Buruburu Airwaves must have resumed broadcasting. The music was coming from the island. And turning his attention to the sound, Hayato looked past Seiichi—at the island itself.
“Don’t change the subject!”
“To be honest, I’m jealous of you. Right now, for the first time since I got to this city, I seriously feel like hating you. Yeah. This is jealousy. Stupid, yeah, but I’m so jealous of you I want to kill you. But I won’t. ‘Cause that would be disrespectful to my hero.”
“Wha-what are you talking about?”
The music rose in a crescendo, finally reaching double its original volume.
“Lemme tell you something. Back when I was falling into despair? I didn’t have any heroes around. They don’t exist in real life, y’know? Shit. This music’s actually fucking sweet. Yeah… that’s right. Every hero’s gotta have a sidekick. The radio babe.”
Trembling, Seiichi raised his gun and listened for the music.
He had heard the piece before. But at the moment, he could not remember where he had heard it, or why he remembered it.
“The only difference between you and me? You still got a chance. As long as there’s someone like that guy behind you there. …But no. All I had were movie heroes, goddammit!”
Hearing Hayato’s almost-tearful cry, Seiichi slowly turned.
He finally remembered the song.
At that moment, Hayato Inui was unbearably angry.
He had lived through countless perils, but this was something he had never felt. Something completely new was happening right before his eyes.
Small flames from the explosion were still licking the air, and behind them were the lights of the massive artificial island, along with the sparkling stars. And before the twinkling mountain of rubble, the man rose.
He had gotten to his feet. The one Hayato Inui respected, the ‘self’ he wanted to become, was right there.
Like a movie hero—an unkillable man who could never lose. And with a theme song in the background like a scene straight out of a movie, protecting those he held dear—
The hero was truly standing.
Kuzuhara was falling into a dream. Though he had broken multiple ribs, his consciousness was drifting away from the pain in his body.
The dream was about to begin. In his vision was a scene from a past he didn’t want to remember. The moment the abandoned factory building came into focus—
‘As if I’m letting myself see this again.’
—he came back to his senses. Or rather, he had forced himself to wake. It had been only five seconds since he lost consciousness. Kuzuhara’s eyes flew open. Pain surged through his gut, all the way to his back, and even his unaffected neck was throbbing.
The top of his head ached. Kuzuhara slowly placed his hands on the ground. Each time he tried to push himself up, his nerves ran wild like a horde of crazed animals.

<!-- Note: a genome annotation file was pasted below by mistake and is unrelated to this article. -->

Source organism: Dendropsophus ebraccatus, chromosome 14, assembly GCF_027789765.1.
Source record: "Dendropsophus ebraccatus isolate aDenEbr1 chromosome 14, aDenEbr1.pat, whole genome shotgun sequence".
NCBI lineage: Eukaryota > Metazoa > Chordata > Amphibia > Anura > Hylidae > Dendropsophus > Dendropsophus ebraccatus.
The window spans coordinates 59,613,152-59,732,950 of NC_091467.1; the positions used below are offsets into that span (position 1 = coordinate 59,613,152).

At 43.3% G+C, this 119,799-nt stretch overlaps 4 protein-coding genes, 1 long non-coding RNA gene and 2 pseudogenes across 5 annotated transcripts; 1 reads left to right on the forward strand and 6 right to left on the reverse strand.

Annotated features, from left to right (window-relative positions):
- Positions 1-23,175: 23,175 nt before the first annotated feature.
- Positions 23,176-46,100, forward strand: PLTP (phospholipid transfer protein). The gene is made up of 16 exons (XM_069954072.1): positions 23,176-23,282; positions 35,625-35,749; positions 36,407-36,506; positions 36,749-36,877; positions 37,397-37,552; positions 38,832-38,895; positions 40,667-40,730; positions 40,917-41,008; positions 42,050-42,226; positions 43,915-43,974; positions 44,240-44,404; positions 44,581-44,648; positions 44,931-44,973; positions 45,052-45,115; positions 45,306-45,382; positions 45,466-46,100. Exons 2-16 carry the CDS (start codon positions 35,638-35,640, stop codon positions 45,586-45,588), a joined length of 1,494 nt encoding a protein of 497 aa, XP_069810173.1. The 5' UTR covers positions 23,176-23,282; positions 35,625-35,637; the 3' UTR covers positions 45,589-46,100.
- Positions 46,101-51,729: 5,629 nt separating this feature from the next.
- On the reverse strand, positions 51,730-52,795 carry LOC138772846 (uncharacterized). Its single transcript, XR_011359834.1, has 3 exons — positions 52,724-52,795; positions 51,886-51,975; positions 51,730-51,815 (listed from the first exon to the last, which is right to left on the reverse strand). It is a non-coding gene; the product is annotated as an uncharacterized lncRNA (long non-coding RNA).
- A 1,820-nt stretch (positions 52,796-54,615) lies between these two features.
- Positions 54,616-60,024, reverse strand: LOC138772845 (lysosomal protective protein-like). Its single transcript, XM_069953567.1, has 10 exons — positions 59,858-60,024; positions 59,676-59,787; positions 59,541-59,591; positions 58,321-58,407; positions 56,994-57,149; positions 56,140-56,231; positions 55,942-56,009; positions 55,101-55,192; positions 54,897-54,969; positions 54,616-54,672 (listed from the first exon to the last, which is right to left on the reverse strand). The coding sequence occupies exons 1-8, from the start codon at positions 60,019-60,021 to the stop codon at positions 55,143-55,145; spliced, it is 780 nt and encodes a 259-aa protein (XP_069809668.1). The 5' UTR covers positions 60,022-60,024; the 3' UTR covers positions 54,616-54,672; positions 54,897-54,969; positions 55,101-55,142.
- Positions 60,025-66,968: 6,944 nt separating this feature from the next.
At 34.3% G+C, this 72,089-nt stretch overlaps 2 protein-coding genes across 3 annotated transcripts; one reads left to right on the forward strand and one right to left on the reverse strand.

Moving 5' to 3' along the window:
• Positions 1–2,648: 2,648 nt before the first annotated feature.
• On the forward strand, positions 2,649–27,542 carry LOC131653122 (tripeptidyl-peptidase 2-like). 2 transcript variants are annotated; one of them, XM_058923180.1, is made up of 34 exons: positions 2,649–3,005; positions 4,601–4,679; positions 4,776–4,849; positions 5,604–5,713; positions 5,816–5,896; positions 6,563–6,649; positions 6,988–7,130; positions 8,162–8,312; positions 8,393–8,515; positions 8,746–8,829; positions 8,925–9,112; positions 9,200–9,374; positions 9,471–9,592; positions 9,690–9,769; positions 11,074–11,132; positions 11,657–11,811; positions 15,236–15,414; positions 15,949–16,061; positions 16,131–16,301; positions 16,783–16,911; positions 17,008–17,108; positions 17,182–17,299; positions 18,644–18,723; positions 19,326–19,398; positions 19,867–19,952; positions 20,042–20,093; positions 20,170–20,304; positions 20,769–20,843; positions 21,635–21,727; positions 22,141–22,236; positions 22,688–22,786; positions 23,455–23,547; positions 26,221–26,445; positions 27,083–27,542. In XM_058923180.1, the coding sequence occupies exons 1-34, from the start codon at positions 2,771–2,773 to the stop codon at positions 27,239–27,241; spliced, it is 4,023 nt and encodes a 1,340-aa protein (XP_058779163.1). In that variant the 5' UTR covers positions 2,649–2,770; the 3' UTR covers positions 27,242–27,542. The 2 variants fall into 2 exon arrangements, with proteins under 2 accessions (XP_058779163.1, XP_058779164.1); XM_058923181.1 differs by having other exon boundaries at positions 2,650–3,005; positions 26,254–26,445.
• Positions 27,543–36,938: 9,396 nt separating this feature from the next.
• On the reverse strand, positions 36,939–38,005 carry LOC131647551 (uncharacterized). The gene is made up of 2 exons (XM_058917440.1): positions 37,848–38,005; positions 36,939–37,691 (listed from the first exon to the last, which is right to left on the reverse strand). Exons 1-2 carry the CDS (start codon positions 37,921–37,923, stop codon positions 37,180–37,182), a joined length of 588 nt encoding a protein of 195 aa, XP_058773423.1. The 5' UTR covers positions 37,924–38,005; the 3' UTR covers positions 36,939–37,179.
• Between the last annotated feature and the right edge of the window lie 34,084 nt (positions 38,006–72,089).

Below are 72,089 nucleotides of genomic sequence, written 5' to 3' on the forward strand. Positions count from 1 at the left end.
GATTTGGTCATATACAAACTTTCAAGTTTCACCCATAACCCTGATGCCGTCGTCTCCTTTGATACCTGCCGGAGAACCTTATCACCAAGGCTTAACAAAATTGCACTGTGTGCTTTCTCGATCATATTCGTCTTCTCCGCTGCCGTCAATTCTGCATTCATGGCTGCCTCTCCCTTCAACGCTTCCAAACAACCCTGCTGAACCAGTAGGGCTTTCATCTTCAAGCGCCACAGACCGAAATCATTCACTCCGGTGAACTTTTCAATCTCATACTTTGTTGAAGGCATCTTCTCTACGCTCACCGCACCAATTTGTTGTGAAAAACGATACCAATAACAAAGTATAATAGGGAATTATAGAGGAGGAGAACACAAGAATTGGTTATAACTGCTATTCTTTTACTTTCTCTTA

But even in the midst of his agony, even as sweat covered him, he desperately tried to stand. He felt something unnerving in his gut—a broken rib must be jutting into his organs and skin. Along with the pain, it cried out loud to his brain in a bid for recognition.
And yet he refused to surrender.
‘I almost had that dream. I almost lost myself in it. The dream of killing the girl. The dream that wouldn’t stop until I came to the island.’
First was the image of himself opening fire; next would be the girl’s scream—the one that he never actually heard—and the bloodied girl would raise her head from amidst the scaffolding. Then the scene would always shift to his murdered superior. For some reason, there would be a gun in his own hand as though he was the killer, and he would awake with a scream.
If only he could laugh it off as stale and trite. Yet the dreams had haunted Kuzuhara every night since the day his superior was killed.
He came to the city as though fleeing from something. To abandon his past, to forget everything, and to forge a new life.
But it was all in vain.
His place of escape turned out to be a dead end. And with nowhere else to run, Kuzuhara was instantly cornered by his nightmares.
But one day, it occurred to him. Was it when he beat the pulp out of the punks harassing Iizuka’s Restaurant? Was it when he agreed to join the volunteer police? Or when he first agreed to Kelly’s interview? Or maybe it was when he informed Yua of her parents’ deaths. In the end, he found no escape on the island. And above all, the past was a reality that could never be changed. No amount of struggling would take him away from it, and therefore that struggle was meaningless. That was what he began to think as he worked with the volunteer police, or sometimes as he worked on his own.
He didn’t know if he was right or wrong. But he decided, at least, to believe in that conclusion.
If he couldn’t run, he had to accept it. His past crimes, and even his weak self that tried to escape that truth—
‘I’ll accept everything—and continue to fight it.’
Why did Hayato and Seiichi hold each other at gunpoint, and why did they abandon themselves to needless killing? Kuzuhara didn’t need the answers.
‘I don’t need to understand. And I don’t intend to. Understanding them won’t let me help them.’ That alone he knew on instinct.
His ears focused solely on the men before him; the music from the speakers did not reach.
One of his favorite songs. A song from a trite old flick about a hero that Kuzuhara admired as a child.
As though blessing his revival, the music sang.
As though praising the hero’s return, the lights of the city behind him glowed brighter than the stars.
Wiping the blood from his mouth, Kuzuhara faced down Seiichi.
‘Ugh, my ribcage.’